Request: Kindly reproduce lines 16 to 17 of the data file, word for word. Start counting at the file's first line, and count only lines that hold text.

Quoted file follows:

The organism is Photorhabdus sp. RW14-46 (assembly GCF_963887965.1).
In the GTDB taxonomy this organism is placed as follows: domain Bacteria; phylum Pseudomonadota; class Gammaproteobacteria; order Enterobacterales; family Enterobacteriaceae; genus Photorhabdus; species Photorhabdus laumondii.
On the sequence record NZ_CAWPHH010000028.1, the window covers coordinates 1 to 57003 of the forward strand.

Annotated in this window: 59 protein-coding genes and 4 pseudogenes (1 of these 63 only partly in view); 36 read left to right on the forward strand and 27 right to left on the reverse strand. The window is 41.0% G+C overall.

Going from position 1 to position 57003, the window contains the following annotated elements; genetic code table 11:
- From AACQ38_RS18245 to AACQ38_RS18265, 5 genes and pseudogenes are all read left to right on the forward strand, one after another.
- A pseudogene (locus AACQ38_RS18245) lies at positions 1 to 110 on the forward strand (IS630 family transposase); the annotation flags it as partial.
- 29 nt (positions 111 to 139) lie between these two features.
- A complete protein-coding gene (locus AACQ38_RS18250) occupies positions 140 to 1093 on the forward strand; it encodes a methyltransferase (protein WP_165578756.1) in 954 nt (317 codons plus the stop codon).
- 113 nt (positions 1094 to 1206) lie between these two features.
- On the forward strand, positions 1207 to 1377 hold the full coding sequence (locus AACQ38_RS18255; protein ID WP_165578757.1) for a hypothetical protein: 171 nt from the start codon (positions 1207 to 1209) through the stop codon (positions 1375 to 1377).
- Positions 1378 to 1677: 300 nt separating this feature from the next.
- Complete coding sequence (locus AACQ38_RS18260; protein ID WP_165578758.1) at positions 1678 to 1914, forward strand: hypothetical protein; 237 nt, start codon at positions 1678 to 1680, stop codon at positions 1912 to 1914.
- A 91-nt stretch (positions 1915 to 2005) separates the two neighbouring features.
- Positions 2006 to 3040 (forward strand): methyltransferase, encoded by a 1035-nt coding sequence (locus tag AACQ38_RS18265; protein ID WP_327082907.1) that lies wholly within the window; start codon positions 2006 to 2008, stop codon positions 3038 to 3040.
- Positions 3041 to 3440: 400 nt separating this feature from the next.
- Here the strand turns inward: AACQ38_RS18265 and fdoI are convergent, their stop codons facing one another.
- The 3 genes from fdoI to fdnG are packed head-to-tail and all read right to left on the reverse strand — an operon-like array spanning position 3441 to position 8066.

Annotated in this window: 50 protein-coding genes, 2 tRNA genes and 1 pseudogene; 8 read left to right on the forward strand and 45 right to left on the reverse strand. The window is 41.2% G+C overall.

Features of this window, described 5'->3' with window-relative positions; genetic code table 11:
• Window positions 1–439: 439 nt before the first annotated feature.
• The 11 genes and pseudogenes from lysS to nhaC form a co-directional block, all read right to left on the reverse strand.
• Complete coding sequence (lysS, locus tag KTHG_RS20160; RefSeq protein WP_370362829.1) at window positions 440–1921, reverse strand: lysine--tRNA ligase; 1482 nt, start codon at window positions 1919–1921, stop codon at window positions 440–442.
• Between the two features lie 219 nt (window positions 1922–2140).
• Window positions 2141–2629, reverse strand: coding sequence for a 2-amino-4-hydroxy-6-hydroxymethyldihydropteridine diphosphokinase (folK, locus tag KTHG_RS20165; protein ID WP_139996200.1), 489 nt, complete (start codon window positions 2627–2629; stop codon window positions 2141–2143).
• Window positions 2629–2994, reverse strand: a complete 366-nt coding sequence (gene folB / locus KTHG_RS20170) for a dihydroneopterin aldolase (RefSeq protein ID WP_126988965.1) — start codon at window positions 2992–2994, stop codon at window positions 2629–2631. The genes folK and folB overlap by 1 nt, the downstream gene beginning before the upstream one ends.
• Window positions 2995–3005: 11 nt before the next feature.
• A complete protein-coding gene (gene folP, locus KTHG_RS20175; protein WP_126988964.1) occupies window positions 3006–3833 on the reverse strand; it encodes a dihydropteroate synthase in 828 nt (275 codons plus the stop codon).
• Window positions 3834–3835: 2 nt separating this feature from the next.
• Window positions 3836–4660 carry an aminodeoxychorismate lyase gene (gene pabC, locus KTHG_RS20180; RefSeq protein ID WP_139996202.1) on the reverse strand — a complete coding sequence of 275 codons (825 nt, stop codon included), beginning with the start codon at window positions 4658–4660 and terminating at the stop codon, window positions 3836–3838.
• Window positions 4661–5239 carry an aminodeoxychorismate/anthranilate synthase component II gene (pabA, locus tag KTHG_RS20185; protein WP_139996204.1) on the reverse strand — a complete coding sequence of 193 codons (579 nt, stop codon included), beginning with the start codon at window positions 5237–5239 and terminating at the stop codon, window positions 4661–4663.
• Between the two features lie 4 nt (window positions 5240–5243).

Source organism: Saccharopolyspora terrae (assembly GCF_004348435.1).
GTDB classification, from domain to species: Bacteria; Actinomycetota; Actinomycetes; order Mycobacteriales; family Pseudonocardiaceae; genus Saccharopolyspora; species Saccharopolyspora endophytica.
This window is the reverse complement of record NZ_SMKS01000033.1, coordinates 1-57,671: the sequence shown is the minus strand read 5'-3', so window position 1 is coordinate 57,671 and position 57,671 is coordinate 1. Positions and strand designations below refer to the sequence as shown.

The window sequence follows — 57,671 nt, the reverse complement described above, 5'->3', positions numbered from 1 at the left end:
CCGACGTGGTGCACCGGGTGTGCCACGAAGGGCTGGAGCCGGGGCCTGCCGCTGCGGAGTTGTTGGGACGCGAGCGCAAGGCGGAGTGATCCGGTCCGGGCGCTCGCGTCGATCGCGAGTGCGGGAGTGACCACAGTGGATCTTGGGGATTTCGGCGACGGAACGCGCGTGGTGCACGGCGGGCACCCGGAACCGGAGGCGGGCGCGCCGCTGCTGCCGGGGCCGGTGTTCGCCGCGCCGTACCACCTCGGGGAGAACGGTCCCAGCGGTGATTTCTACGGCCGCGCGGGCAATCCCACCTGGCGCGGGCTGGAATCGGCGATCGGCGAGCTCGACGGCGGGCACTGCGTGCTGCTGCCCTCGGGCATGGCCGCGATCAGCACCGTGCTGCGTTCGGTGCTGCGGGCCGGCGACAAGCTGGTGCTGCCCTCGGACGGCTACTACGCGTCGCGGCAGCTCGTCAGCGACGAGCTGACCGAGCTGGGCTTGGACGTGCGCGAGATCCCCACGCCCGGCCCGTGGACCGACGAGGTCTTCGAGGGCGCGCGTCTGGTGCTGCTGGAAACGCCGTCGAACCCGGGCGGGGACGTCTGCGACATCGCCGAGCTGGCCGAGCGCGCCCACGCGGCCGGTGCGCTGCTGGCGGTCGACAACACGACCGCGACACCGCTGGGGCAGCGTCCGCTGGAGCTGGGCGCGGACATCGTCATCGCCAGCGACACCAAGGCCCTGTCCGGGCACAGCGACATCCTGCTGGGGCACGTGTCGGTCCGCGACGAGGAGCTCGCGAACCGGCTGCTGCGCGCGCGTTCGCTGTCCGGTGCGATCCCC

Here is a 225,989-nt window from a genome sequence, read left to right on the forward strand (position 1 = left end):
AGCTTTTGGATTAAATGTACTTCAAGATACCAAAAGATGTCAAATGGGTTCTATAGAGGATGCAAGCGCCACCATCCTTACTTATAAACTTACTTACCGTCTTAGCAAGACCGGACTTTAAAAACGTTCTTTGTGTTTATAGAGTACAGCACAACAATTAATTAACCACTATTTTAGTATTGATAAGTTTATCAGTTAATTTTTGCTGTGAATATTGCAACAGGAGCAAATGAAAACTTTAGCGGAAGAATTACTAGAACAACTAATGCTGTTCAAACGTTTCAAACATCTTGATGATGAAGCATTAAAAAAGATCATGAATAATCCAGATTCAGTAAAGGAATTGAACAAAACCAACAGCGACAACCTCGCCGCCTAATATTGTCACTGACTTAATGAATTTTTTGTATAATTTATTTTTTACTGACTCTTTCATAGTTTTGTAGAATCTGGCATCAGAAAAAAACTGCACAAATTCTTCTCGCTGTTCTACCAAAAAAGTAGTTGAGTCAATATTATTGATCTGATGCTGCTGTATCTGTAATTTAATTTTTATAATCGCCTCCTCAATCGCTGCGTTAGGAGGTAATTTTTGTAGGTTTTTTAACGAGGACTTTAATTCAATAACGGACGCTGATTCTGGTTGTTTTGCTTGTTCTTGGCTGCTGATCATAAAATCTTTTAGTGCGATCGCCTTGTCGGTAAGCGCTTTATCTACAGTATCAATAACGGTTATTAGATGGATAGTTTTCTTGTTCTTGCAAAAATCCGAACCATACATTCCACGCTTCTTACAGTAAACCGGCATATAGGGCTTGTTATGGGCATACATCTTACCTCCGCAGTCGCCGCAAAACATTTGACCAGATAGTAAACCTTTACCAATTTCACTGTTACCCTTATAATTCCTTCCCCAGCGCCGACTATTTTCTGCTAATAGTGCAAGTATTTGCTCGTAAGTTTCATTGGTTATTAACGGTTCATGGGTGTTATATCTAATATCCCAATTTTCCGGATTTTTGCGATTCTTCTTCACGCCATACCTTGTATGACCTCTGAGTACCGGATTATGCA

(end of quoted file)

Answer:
- Positions 3041 to 3440: 400 nt separating this feature from the next.
- Here the strand turns inward: AACQ38_RS18265 and fdoI are convergent, their stop codons facing one another.